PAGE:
Set to the background music of The Foggy Dew and Johnny McEvoy’s rendition of ‘Michael’, the all- male cast entertained the crowd with a very realistic performance. Costumes, guns, bicycles and carts used in the re-enactment were so authentic, which led to the production being real. Sound effects and music played a huge part in the re-enactment and credit for this must go to Ray Brophy who is instrumental in the success of much, if not all re-enactments created by the historical group.


The idea of the re-enactment was the brainchild of Mayor David Fitzgerald, who said that he was delighted with the response of all councillors when he first proposed the event in the Council chambers. “It was wonderful to see the Council give the project their full backing” added Mr Fitzgerald.

The mayor went on to say that thirty two years ago another Mayor of Kilkenny, Kieran Crotty, took the bold step to organise a conference to commemorate the 100th anniversary of Collins birth. At that conference for the first time, a cross party committee of civil war adversaries came together to hold an event to honour a man who shaped all our lives. This was the first event of its kind in Ireland.

Mayor Fitzgerald asked that as a nation we look forward to different commemorations without the need to glorify or celebrate.

“A little over 10 years ago, I too as Mayor led the first national commemoration ceremony outside Dublin after the government choose Kilkenny as the regional centre with the ceremony held on the Castle grounds. I remember clearly, the significance of that event and the realisation that we faced into a decade of commemorations that addressed still controversial events and challenged many peoples deeply held beliefs”, said the Mayor.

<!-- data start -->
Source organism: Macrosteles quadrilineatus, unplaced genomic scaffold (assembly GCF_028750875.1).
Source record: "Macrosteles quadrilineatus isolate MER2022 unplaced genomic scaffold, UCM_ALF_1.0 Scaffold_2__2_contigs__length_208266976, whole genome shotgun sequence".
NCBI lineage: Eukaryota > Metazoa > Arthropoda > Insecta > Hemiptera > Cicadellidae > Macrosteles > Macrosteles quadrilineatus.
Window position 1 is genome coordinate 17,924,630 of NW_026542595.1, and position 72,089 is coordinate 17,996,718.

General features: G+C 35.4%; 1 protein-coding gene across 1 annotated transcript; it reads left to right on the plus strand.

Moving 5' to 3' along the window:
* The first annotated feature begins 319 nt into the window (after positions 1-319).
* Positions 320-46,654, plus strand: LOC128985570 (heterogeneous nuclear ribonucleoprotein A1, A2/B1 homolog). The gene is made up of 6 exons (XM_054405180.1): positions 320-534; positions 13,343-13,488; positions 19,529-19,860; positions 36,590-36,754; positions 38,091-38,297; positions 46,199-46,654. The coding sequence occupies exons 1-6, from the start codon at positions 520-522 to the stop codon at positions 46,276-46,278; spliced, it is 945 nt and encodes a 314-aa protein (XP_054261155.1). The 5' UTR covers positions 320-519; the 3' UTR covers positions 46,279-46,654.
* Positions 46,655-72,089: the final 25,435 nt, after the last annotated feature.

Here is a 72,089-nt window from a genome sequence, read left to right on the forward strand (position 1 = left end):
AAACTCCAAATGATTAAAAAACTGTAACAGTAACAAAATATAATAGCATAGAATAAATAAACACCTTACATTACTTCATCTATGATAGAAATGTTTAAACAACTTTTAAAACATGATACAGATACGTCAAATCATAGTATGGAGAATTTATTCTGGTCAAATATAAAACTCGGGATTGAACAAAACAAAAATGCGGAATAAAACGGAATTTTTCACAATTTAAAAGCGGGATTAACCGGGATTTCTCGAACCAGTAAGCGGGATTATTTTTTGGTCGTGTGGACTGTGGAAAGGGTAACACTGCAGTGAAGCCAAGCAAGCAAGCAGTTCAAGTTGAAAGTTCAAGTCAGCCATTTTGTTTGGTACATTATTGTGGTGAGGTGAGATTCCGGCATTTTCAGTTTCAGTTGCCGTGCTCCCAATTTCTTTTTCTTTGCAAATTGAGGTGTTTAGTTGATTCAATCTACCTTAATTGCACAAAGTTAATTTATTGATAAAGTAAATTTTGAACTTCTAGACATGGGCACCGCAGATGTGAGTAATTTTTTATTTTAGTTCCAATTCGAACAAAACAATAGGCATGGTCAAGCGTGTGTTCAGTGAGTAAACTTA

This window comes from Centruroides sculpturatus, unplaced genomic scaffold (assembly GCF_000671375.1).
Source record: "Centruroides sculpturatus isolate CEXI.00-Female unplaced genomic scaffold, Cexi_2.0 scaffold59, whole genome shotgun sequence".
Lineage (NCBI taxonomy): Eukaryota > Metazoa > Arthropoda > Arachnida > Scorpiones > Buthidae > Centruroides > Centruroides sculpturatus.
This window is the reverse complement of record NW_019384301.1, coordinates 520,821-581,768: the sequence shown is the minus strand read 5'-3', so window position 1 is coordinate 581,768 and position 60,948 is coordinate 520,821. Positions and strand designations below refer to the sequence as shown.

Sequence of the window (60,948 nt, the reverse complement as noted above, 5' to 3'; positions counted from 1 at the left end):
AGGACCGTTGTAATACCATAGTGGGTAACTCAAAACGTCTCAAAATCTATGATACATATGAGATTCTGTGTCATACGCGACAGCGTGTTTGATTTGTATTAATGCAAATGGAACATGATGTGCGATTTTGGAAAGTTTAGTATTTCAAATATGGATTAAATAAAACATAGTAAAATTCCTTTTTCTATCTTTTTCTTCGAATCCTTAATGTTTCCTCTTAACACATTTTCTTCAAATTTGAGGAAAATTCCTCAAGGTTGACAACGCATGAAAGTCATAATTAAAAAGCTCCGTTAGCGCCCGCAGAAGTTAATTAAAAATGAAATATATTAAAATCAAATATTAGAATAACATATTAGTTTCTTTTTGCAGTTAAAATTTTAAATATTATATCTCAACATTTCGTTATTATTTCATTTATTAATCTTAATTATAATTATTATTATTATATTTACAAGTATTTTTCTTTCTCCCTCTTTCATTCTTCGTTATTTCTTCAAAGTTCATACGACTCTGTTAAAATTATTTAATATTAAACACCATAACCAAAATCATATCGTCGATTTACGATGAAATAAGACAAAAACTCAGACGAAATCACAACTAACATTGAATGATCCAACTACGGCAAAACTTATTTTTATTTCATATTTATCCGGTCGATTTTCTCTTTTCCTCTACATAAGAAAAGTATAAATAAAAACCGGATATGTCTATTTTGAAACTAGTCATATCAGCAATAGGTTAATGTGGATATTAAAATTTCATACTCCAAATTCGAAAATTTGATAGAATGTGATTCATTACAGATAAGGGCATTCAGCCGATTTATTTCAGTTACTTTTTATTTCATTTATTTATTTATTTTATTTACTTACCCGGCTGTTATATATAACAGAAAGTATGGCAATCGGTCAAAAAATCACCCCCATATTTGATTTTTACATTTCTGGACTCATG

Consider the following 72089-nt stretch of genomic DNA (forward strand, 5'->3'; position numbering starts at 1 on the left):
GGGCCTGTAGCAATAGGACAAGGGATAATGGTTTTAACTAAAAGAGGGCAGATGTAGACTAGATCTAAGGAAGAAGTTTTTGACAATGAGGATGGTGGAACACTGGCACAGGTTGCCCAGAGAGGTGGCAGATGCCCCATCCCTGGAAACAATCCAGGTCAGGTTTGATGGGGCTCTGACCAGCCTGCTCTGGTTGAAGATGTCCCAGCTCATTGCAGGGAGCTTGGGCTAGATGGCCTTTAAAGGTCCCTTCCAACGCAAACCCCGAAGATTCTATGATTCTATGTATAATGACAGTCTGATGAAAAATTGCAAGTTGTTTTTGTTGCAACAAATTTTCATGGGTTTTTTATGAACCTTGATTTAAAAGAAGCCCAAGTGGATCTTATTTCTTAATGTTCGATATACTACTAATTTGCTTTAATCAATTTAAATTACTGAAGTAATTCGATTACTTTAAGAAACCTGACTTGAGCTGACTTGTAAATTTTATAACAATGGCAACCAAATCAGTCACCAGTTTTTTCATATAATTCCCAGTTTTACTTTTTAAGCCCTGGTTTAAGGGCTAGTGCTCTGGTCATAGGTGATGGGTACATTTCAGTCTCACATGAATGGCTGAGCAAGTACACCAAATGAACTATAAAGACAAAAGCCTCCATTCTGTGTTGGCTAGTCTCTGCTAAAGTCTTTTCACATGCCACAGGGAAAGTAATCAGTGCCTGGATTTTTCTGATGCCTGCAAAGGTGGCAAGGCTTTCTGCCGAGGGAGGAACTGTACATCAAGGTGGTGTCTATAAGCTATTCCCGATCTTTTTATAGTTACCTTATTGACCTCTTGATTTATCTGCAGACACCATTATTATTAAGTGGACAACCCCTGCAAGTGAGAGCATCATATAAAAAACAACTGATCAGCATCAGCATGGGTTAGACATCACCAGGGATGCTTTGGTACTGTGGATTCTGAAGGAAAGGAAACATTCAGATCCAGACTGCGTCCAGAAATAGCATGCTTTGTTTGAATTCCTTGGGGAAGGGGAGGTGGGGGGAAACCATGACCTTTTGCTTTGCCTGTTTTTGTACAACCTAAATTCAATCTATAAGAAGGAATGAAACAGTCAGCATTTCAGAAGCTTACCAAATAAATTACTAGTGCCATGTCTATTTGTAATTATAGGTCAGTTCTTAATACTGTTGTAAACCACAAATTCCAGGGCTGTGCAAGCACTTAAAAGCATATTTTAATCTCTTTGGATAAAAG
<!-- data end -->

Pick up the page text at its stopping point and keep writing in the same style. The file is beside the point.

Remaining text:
Councillor Fitzgerald continued: “The manner in which the Irish people have remembered these events and the lives shaped and lost over this turbulent decade underlines our maturing as a nation and our willingness to commemorate without the need to glorify and celebrate. Today’s cross party commemoration here and in Béal na Bláth is yet another milestone on our journey as a nation.”

Concluding his speech, Kilkenny’s first citizen said, “As we look back at 100 years of Irish Independence, let us now look forward and accept that challenge that Collins set us that we as the children of an independent Ireland and Republic, where the people are sovereign, renew our resolve to face the challenges of the next 100 years, of our generation and the generations to follow.”

A wreath to commemorate the death of Michael Collins was laid in front of the Irish Flag on behalf of the Council by Cllr Fitzgerald and Cllr Fitzpatrick, and was followed by a minute’s silence.

Charlie Parsons played The Last Post and Reveille while piper Eugene Boland played The National Anthem.

Mayor Fitzgerald thanked all involved, paying a special word of thanks to the re-enactment group for adding such realism to the day and also to the staff at Kilkenny Castle for their support in hosting the event.